Quoting Mark Weiser, the chief technologist at the renowned Xerox PARC research institute, Nadella said: “The most profound technologies are those that disappear. They weave themselves into the fabric of everyday life until they are indistinguishable from it.”

The HoloLens 2 has much more accurate tracking of your hands – and uses eye gestures like looking down to scroll through pages of text or voice recognition when you give it verbal instructions – and even gives you haptic feedback when you interact with holograms. I was amazed at this when I experienced it. It really is a game changer.

“For the first time, you’re going to feel what it feels like to touch a hologram,” said Alex Kipman, a technical fellow in Microsoft’s Cloud and AI group and one of the original HoloLens inventors, “to interact with a hologram and to play with it, almost where you forget that this is a piece of digital content you’re looking at as opposed to it just existing in the real world”.

Arguably the most immediate use for most consumers and the most compelling, will be gaming. Epic Games CEO Tim Sweeney joined Kipman on stage at MWC and said Epic’s Unreal game engine would include HoloLens functionality for creating AR and virtual reality (VR) content.

Along with the HoloLens 2, Microsoft unveiled another upgraded device that is infused with the same cloud intelligence, the Azure Kinect. The first Kinect was a motion tracking bar that rested on top of the Xbox gaming console and was used for tracking a player’s activity. Instead of using a handheld controller, you used your body and the console monitored your movements. From games, it started to find other useful applications, including in operating theatres where surgeons could use gestures to page through textbooks while in surgery – without having to physically touch anything and therefore contaminate themselves.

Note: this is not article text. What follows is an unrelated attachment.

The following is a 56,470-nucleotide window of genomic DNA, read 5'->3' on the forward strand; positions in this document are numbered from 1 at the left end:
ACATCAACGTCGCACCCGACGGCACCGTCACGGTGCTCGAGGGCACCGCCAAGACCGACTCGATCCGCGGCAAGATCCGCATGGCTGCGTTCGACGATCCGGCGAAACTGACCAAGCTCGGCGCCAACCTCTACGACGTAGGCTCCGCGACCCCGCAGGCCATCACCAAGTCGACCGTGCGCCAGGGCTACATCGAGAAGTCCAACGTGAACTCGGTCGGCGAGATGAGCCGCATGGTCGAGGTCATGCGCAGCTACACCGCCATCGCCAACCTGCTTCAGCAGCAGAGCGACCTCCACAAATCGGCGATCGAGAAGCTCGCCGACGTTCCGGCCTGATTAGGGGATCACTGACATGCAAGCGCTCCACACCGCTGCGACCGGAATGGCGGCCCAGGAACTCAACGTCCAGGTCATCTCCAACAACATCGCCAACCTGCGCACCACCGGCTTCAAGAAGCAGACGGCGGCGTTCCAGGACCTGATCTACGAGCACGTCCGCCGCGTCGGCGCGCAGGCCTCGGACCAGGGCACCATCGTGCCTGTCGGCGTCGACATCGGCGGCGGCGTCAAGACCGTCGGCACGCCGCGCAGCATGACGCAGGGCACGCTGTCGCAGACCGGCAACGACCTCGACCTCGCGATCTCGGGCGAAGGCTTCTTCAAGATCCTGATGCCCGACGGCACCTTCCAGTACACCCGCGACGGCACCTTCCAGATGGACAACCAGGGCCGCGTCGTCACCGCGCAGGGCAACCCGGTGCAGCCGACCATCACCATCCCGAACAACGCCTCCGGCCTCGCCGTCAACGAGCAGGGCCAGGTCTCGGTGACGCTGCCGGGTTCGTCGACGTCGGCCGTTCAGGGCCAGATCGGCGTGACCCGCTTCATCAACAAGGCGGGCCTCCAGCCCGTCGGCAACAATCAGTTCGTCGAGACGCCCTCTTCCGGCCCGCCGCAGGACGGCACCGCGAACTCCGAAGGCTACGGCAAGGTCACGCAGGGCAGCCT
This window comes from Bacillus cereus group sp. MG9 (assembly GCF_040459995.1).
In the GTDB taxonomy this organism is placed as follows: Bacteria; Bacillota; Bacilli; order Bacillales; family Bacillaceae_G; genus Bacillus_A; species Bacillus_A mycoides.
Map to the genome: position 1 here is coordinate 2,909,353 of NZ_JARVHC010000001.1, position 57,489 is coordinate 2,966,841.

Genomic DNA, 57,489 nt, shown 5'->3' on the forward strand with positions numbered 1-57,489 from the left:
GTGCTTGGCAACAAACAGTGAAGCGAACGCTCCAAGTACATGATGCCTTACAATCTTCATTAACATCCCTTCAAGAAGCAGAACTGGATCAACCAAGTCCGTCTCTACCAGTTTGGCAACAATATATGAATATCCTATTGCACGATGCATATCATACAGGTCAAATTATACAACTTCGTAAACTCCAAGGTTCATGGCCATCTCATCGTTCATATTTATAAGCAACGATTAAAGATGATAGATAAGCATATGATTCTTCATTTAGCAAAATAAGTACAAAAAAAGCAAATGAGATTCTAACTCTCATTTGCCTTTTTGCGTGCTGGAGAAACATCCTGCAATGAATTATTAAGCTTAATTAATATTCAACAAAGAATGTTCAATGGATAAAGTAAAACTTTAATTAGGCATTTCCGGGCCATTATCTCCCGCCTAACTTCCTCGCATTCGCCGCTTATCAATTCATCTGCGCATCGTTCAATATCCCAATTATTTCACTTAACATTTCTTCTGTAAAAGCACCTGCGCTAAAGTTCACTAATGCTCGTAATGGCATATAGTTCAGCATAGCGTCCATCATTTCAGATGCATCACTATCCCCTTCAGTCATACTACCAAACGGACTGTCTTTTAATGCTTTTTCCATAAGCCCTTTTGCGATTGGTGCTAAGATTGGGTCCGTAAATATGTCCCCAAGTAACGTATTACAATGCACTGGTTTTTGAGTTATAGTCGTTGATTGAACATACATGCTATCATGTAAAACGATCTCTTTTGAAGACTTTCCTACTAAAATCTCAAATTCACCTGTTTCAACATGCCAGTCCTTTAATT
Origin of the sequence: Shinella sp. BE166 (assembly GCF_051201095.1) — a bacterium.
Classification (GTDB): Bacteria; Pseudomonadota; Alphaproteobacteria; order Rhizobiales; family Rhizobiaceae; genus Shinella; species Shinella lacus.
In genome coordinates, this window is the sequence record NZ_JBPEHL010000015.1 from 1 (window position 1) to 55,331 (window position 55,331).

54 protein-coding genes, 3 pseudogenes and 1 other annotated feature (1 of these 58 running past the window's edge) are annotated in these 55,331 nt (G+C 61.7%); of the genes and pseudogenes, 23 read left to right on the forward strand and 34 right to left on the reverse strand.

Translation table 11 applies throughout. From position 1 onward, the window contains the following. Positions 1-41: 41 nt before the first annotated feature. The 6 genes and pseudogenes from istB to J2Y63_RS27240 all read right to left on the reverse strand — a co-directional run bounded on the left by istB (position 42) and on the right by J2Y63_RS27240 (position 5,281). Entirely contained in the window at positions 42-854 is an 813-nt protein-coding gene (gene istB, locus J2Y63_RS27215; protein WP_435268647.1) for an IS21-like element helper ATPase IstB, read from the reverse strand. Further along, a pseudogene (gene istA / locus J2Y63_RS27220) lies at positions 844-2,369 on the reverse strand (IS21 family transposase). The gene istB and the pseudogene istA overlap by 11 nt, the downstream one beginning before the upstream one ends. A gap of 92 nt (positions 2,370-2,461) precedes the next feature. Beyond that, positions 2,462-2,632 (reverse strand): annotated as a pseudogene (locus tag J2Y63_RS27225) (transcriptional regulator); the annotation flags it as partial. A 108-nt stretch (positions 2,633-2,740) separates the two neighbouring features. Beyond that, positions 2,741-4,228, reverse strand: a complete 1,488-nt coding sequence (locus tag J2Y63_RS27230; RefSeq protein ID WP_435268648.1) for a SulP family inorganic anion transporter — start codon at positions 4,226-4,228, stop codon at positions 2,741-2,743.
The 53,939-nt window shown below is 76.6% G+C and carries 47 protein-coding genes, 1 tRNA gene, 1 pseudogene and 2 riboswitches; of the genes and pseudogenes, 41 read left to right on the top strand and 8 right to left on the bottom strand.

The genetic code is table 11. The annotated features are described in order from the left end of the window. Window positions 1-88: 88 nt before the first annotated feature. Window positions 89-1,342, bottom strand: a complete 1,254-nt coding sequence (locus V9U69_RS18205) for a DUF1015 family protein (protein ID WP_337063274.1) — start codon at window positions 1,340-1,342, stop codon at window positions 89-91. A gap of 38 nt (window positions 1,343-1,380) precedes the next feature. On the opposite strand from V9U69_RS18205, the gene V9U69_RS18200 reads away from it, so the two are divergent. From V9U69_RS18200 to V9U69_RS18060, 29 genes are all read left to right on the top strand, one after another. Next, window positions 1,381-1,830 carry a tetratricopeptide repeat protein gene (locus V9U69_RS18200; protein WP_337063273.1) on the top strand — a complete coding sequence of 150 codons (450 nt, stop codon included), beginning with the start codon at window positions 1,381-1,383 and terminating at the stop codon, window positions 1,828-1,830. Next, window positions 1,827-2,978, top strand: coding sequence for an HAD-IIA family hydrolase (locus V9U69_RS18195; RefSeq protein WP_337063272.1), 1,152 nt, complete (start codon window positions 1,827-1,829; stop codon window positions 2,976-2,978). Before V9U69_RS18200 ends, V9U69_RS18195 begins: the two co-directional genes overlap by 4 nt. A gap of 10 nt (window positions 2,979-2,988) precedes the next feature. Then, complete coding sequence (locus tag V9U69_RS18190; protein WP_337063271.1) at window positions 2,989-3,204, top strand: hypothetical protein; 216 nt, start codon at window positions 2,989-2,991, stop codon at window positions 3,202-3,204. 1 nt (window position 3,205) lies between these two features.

The Azure Kinect is a cloud-connected camera and sensor device that can track when patients might fall out of bed and a range of other useful things.

As Nadella said: “When you change the way the way you see the world, you change the world you see”.

This article first appeared on Financial Mail on 21 March 2019


About Author

Toby Shapshak is editor-in-chief and publisher of Stuff, a Forbes contributor and a Financial Mail columnist. He has been writing about technology and the internet for 20 years and his TED Global talk on innovation in Africa has over 1,5-million views. He has written about Africa's tech and start-up ecosystem for Forbes, CNN and The Guardian in London. He was named in GQ's top 30 men in media and the Mail & Guardian newspaper's influential young South Africans. He has been featured in the New York Times. GQ said he "has become the most high-profile technology journalist in the country" while the M&G wrote: "Toby Shapshak is all things tech... he reigns supreme as the major talking head for everything and anything tech."